Even if you’re highly skilled and experienced in your profession, errors and omissions can still happen. Unexpected events in your life may get in the way of your ability to deliver a service on a promised timeline, or a calculating error may result in inaccurate advice being provided to your client. Anyone can find themselves vulnerable to the risk of being sued.
In short, E&O insurance gives you the peace of mind that as long as your mistakes are unintentional, you aren’t likely to be on the hook for potentially very high legal bills and other damages.
How it works
Your insurance company may provide you with specific instructions in the event of a claim, but the general process will be broadly similar for most.
- Contact your insurance provider as soon as possible. Ideally, you will contact them as soon as you learn of a situation that may result in a lawsuit, even if it hasn’t taken place yet. You will be asked to provide a description of the claim and when it occurred, as well as information about your business and policy account number. Ask who you can contact to stay informed about your claim, and what timeline they anticipate for your case.
- Gather documentation. Any records or evidence that you have relating to your case should be gathered. These should be provided to your, though you may also have to provide some evidence to your insurer.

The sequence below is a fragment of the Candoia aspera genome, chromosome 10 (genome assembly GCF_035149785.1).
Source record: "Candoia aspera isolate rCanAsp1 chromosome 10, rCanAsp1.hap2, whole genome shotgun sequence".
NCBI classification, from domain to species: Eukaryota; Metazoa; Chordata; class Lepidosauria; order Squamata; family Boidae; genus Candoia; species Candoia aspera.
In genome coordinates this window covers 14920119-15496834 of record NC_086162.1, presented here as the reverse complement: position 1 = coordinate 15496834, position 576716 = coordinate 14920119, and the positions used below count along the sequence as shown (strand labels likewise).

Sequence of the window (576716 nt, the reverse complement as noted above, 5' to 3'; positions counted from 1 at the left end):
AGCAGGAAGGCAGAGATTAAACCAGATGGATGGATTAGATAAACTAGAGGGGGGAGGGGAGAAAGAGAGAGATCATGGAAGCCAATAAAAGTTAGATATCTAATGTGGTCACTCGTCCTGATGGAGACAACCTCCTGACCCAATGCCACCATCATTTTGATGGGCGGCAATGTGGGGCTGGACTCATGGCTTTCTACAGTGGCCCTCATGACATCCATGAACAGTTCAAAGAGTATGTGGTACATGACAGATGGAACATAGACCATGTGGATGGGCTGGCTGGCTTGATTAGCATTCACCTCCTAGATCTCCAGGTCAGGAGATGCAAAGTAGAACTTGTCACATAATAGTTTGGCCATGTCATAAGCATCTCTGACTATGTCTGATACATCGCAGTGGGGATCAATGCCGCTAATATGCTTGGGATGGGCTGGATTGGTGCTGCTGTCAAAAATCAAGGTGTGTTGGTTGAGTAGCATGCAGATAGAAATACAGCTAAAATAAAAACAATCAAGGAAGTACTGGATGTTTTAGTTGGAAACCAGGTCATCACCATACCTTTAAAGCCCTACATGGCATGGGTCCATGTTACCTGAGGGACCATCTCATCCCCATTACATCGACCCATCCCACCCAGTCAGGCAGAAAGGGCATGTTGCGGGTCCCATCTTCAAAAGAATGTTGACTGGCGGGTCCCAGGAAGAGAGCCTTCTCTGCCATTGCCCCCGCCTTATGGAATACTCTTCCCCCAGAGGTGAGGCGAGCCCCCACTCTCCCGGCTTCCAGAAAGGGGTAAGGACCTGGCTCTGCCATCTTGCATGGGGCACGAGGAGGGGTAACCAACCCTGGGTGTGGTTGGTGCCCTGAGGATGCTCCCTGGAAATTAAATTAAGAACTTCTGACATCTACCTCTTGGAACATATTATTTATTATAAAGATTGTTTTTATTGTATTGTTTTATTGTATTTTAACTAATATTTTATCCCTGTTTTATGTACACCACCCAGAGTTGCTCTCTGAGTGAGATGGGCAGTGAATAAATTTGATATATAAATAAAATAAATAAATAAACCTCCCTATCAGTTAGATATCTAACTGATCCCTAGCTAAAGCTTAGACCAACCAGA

- Follow up with your provider. If necessary, follow up with your provider to determine when and how you will be paid out.
Small business claim example
Let’s say a design agency is hired to come up with the name, logo, and graphic elements for a new cereal brand. Once the cereal company has printed thousands of boxes, they receive a notice from another brand that their logo is too similar and therefore infringes on their trademark.
In this case, the cereal brand that hired the agency may sue the agency for conducting insufficient research to ensure its new brand wouldn’t infringe on existing trademarks or copyright. The brand may include the costs of all the packaging they had printed and the lost sales from having to pull products from the shelves in its claim.
Errors and omissions insurance would help the design agency cover legal fees, expenses, and damages that result from the case. Even if the case ends up in the design agency’s favour, at a minimum, the agency would still have to pay legal fees, which could amount to tens of thousands of dollars. E&O insurance would help cover these costs.
There isn’t a legal requirement in Canada to have errors and omissions insurance. You don’t have to buy this type of insurance for your small business, but it is strongly advised to anyone who offers professional services or advice through their business.
How to get errors and omissions insurance
To obtain errors and omissions insurance for your business, start by comparing policies and pricing for several different insurance providers. Your bank may offer this type of insurance, as will most insurance brokers.